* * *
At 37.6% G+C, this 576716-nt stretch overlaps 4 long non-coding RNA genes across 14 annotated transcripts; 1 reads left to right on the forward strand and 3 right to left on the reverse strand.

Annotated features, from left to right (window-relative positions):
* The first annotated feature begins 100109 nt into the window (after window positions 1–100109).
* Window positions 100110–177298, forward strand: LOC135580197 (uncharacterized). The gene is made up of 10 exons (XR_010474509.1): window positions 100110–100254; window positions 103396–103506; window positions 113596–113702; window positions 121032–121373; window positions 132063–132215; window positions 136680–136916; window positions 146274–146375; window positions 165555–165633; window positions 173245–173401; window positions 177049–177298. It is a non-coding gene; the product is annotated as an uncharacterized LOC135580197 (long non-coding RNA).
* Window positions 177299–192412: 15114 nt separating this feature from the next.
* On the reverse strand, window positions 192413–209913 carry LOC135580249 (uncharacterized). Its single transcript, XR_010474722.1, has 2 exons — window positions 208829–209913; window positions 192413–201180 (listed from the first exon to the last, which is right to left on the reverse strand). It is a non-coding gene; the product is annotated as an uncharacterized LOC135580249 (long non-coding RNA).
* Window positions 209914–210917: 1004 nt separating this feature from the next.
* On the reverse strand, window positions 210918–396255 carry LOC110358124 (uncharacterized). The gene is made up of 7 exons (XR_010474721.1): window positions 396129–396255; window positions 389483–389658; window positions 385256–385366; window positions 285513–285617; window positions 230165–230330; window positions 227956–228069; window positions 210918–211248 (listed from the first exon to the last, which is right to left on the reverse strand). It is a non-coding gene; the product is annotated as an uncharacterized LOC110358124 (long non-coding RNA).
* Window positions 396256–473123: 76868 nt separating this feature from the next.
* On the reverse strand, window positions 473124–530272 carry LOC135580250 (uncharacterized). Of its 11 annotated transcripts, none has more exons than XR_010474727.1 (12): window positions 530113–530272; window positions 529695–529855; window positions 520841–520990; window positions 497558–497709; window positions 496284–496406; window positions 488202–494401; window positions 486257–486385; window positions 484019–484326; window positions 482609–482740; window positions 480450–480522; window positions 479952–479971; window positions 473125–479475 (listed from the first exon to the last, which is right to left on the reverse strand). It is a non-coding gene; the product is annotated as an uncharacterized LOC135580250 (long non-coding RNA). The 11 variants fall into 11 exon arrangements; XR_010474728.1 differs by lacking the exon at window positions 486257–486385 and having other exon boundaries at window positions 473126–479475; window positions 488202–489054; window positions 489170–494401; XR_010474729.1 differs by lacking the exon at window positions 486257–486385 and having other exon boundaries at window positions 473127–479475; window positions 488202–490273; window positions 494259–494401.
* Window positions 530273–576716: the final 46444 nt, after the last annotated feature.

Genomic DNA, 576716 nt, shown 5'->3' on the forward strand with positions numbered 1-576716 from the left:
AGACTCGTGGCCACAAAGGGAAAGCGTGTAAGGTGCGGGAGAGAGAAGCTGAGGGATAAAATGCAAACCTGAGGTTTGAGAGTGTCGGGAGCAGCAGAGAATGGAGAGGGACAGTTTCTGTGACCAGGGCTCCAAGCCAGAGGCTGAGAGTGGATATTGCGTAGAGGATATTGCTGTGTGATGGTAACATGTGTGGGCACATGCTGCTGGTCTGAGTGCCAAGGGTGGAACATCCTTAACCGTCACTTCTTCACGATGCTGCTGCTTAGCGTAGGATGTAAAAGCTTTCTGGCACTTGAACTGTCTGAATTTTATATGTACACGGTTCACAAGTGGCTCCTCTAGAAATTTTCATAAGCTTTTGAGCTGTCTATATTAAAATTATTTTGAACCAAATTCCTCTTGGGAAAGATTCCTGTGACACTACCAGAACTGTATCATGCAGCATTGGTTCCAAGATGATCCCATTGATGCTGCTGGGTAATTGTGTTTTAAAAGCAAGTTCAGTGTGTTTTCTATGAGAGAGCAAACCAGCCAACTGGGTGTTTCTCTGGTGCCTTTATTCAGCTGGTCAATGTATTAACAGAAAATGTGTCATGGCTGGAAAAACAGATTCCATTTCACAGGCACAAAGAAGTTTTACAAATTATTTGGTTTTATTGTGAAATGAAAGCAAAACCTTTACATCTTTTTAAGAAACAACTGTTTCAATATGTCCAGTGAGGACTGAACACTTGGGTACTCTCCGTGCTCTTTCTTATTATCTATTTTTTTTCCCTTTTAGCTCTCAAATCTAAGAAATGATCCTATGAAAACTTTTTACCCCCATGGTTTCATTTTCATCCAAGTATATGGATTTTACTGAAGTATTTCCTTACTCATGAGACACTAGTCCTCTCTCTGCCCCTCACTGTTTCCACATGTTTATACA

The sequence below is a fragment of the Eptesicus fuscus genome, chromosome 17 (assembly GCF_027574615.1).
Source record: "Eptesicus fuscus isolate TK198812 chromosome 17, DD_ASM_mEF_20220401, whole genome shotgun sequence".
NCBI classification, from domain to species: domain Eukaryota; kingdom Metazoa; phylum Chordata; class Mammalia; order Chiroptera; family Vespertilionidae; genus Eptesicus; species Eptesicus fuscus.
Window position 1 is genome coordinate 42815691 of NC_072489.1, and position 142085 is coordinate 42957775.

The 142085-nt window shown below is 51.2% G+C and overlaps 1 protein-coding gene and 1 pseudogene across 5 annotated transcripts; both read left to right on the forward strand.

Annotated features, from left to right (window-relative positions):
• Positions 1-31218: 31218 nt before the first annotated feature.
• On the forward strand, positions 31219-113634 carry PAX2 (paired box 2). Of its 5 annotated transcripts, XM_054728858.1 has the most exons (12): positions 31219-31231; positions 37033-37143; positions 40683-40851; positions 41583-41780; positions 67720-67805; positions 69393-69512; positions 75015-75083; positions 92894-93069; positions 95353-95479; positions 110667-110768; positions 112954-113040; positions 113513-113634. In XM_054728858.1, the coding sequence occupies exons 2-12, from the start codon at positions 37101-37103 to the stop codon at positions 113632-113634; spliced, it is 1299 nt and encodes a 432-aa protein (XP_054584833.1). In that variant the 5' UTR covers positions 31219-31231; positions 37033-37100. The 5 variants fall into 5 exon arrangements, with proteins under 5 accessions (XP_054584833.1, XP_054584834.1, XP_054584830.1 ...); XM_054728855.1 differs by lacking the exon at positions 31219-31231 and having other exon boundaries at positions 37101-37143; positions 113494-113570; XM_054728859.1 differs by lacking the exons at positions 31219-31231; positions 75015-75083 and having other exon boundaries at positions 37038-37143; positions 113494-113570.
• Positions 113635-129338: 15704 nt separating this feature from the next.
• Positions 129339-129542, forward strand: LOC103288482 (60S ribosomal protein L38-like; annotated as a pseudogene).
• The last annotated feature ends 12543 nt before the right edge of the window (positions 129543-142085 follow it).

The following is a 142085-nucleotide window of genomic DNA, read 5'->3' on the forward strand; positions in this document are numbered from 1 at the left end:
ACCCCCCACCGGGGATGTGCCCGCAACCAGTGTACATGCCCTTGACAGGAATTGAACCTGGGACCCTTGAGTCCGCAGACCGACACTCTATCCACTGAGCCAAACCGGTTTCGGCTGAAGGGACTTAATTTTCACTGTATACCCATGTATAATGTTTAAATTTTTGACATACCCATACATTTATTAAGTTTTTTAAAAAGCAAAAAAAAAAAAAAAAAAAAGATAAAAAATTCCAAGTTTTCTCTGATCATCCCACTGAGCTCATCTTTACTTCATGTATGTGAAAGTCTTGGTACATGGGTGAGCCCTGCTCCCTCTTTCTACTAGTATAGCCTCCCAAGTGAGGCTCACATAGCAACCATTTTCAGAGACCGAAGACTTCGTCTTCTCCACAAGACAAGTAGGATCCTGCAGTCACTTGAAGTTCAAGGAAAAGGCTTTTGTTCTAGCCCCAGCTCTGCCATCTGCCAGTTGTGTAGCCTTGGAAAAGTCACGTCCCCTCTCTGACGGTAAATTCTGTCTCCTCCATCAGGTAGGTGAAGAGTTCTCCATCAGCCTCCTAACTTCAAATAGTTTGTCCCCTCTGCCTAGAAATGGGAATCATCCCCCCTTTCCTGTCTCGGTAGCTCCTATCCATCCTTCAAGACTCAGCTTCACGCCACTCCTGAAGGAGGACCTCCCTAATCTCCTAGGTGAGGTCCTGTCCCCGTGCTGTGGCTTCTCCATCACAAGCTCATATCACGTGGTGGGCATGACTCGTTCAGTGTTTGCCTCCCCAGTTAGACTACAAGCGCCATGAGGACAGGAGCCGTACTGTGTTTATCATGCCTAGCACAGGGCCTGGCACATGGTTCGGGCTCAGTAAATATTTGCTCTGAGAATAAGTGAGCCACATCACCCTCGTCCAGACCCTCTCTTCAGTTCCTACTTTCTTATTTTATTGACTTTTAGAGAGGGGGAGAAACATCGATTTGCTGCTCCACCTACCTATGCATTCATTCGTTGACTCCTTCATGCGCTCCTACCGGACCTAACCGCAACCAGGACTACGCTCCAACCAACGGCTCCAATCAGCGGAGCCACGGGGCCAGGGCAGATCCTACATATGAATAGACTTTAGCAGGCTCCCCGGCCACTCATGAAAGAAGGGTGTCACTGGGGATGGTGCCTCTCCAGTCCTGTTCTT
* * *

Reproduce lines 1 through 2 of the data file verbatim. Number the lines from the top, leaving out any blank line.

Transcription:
At 37.6% G+C, this 576716-nt stretch overlaps 4 long non-coding RNA genes across 14 annotated transcripts; 1 reads left to right on the forward strand and 3 right to left on the reverse strand.

Annotated features, from left to right (window-relative positions):